Nevertheless, the recently released FY2021 budget can provide some sense of the external and internal organizational inertia that the Marine Corps must overcome if it is to successfully move towards the vision articulated in the CPG. It is especially important to focus on divestment areas, as resistance to change is likely to be strongest for programs that already exist and have stakeholders that support them. An increase in requested funding since the FY2020 budget for divestment areas could suggest that these programs or capabilities are not winding down, but continuing to attract institutional support.

Organizational Inertia in the FY2021 Budget?

With those criteria in mind, we find indications that the Marine Corps will have to contend with at least $700 million of sunk costs in FY2021 across four capabilities they hoped to divest from. The table below summarizes these areas identified by comparing Berger's divestment priorities with programs that are likely to align with them.

Table 1.

Divestment Priorities Program Type FY2021 Request ($m)
Manned ground transportation







Manned anti-armor Javelin, TOW Procurement $55
Traditional towed artillery M777 RDT&E $61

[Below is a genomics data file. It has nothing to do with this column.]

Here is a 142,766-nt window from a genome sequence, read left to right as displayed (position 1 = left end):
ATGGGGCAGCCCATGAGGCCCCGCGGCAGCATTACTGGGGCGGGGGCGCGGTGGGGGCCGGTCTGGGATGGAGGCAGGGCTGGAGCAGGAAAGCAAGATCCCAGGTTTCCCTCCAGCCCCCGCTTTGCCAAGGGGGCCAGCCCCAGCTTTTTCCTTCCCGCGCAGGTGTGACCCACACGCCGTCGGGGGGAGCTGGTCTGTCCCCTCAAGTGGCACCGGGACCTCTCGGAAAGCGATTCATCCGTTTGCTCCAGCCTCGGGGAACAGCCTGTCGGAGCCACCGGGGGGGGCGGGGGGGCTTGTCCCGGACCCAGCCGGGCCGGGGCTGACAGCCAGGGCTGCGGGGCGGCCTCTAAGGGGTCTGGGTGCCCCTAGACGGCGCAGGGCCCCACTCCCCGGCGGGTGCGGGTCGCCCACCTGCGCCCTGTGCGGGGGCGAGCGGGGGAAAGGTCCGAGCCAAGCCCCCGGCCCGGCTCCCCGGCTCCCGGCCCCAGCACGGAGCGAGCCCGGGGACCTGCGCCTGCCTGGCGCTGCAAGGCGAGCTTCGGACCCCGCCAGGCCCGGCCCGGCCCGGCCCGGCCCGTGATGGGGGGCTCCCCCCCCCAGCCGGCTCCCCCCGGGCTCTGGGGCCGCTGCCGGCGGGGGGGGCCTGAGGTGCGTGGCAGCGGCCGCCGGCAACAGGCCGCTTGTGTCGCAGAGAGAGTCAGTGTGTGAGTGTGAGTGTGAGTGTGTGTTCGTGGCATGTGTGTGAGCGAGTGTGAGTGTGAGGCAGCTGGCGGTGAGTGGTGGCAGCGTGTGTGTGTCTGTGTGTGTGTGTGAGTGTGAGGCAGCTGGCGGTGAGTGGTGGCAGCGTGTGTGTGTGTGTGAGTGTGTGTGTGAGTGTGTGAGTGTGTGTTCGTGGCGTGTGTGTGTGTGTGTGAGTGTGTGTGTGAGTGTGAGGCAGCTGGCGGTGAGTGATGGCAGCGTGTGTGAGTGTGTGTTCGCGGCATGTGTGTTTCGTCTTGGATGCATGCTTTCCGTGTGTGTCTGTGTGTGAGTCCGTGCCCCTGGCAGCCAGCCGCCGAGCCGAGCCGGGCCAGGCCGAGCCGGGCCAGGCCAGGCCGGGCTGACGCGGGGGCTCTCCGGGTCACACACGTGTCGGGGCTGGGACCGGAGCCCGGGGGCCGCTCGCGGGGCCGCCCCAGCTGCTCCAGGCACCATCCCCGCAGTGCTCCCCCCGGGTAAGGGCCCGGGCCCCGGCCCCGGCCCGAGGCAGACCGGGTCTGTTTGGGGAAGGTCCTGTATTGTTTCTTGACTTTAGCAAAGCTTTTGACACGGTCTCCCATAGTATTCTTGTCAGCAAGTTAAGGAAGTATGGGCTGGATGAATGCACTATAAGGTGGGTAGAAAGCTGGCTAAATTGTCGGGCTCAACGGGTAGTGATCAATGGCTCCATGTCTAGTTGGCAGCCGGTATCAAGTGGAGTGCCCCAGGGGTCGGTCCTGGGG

Non-lethal SUAS SURRS Procurement $25
Total     $716

Source: Figures assembled from information in FY2021 budget P-1s, R-1s, justification books.

The most significant component of this investment is in manned ground transportation capabilities. The FY2021 budget request seeks $566 million to procure the amphibious combat vehicle (ACV), ultra-lightweight tactical vehicle (ULTVs), and to improve the Vietnam-era amphibious assault vehicle (AAV).

It also spends a significant amount in legacy anti-armor and indirect fire capabilities that the Marine Corps hopes to divest from. The budget envisions spending $55 million to procure legacy manned Javelin and tube-launched optically tracked wire guided (TOW) anti-armor systems. Another $61 million in RDT&E would be spent on traditional towed artillery development, even though it is unlikely that towed howitzers like the M777 will achieve range improvements needed to contribute to the Marine Corps' operating concept.

Lastly, the Marine Corps budget would devote $25 million to continue procuring small tactical unmanned aerial systems. These platforms do not now have the lethal potential or endurance to meet the Marine Corps' priorities. There is potential in the market for these platforms to achieve those attributes and the Marine Corps is already moving to divest itself of non-lethal short-range platforms, but the Marine Corps' direction in this area is unclear.